These interruptions – don’t we all have these moments during which we are just perplexed by the sheer randomness of interruptions? Perhaps you are thinking right now: “Yeah I hear that kid on the prayground right in the back…” Perhaps you have been to a wedding like ours before where you got distracted, or to a movie theater or the concert hall where he phone of the guy iun front of you starts to ring--- and it doesn’t stop! Or, perhaps you have been at an occasion when you yourself accidentally interrupted the event.
Ariel and I went to see Hamilton in January in the Opera House, and during the show, people two rows in front of us got up not once, not twice, now several times, whispering, moving around, clouding my view to King George’s appearance. These interruptions can be perplexing or annoying. They distract us from what we want to focus on. Or they interrupt us in our doings in the moment we really ought to do something really significant. Or, sometimes, interruptions are something we hope for, but they don’t come- like when Marjorie Taylor-Greene begins to speak.
In Matthew 17, Peter witnessed this spectacular thing: After Jesus went on top of a mountain, Jesus’ face began to glow and shine like the morning sun. His clothes gleamed too – bright white, like sunlight mirroring off a snowfall. Peter was so in awe that he began to speak “It is so amazing to see Moses and Elijah appearing here and you being here. Let us build shelter for – and suddenly, while he was speaking, a bright cloud enveloped him and his friends. A voice interrupted him, saying: “This is my Son, the Beloved; with him I am well pleased; listen to him!” Peter got interrupted. Was he perplexed? Maybe. Was he annoyed? We don’t know. But this interruption revealed something to Peter, John and Andrew that they had not known before. The Gospel here reveals Jesus as a prophet in the line of Moses and Elijah. Both Moses and Elijah were prophets. They did what had to be done. They were not afraid of the consequences. Moses went to the Pharao to represent God. Elijah did miracles, healed the dead, provided food for the poor. And Elijah never died; he only rose into heaven. And Jesus was in line of those great prophets.
Some interruptions are annoying, and some are important! We may be annoyed by some interruptions. They may distract you from what’s really important – or they may disrupt you from what is insignificant to something that is really important. When a fire alarm, for example, goes off, that is, generally important, unless it is because the battery is low. In every case, whether we want them to happen or not, those moments are uncomfortable because they catapult us out of our routine. And sometimes, perhaps, that is a good thing! When one of your colleagues in your office knock at the door and brings you a coffee or wants to have a brief chat. Like me when Mary Anne knocks at my office door to have a brief conversation. Or, when Thom sends me a very thoughtful email. Or when Michael Benn stops by at my office with an excellent observation.
Some interruptions are noisy, and some are holy! Peter’s interruption, for instance, was a moment of holiness in which God reveals more about who Jesus really is. Here, we hear what God had already said to John the Baptist at the beginning of Jesus’ ministry, during his baptism: This is my beloved son! And, the voice says: Listen to him. At the same time, this was not just a show for Peter and the others: Look and see. This transfiguration is about God. It is about Jesus who is God’s son. Here God reveals that the God of Moses is the God of Elijah, and is the God of Jesus.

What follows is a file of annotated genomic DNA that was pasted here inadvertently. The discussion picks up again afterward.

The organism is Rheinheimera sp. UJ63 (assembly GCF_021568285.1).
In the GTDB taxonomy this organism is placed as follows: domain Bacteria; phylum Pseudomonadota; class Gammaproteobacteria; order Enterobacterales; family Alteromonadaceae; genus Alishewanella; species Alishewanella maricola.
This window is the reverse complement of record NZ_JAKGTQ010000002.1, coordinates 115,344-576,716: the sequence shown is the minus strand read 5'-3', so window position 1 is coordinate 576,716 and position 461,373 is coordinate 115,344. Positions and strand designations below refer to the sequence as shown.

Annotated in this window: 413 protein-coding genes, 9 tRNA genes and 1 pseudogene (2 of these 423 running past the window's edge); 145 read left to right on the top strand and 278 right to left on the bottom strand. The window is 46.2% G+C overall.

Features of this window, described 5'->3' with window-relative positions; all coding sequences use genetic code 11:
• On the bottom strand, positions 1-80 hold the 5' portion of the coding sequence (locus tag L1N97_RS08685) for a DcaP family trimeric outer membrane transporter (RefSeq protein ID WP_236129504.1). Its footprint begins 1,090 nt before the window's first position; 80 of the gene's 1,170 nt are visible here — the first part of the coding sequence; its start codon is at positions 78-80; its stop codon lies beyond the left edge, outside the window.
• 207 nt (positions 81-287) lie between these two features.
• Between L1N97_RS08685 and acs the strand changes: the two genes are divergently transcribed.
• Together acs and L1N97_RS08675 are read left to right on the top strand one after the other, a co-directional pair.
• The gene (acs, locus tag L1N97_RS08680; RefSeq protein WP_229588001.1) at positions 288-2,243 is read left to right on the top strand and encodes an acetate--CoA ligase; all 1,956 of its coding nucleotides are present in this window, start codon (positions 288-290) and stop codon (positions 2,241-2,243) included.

Some interruptions are noisy, and some are necessary! After our wedding ceremony, I felt as though everything passed by in a glimpse. Pictures, dinner, more pictures, cake, dance, etc. Before the wedding I said “I look forward to eating this delicious menu and the cake.” And my mother-in-law replied frankly: “Oh, you won’t have time to eat. You’ll be busy meeting with people.” Well, told Ariel that day that I really want to eat dinner. We have plenty of time to meet everyone. It was not just about the delicious food but about the moment of pause. This interruption of a sequence of events, the interruption of being in “task mode” was, for me, about experiencing the moment of our day with joy, experiencing the moment of wonder and celebration that we just joined our lives together.
We need to have these holy interruptions, these moments of silence and awe and wonder. Just like God interrupts Peter, “Just take it in, man!” we ought to pause, reflect and take in the moment of wonder. To be clear, we probably won’t very often see a moment where Jesus is being transfigured in front of us. But nobody is talking about that. The point is to find the interruption in our daily lives, in our families, and yes, also in church. Like with all things in our liturgy, it is intended that this passage is placed at the intersection between the end of epiphany and Lent. At the end of this season of witnessing and seeing who Jesus is, God reveals Jesus’ full nature in his fullest way on earth. And it is the first time in our liturgical year that we are being made aware of where Jesus’s ministry on earth ends abruptly: with his death on the cross. We are at the verging point, liturgically. We are at a verging point in time, as well. There is so much that distract us - Where can we find these points of pause and ponder? Where do we let God interrupt us in our lives?
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Rev. Domenik Ackermann
Rev. Dom is the pastor at Eliot Church. He is a liturgical scholar and teacher, a charismatic preacher and he loves to play with his young child whenever he can...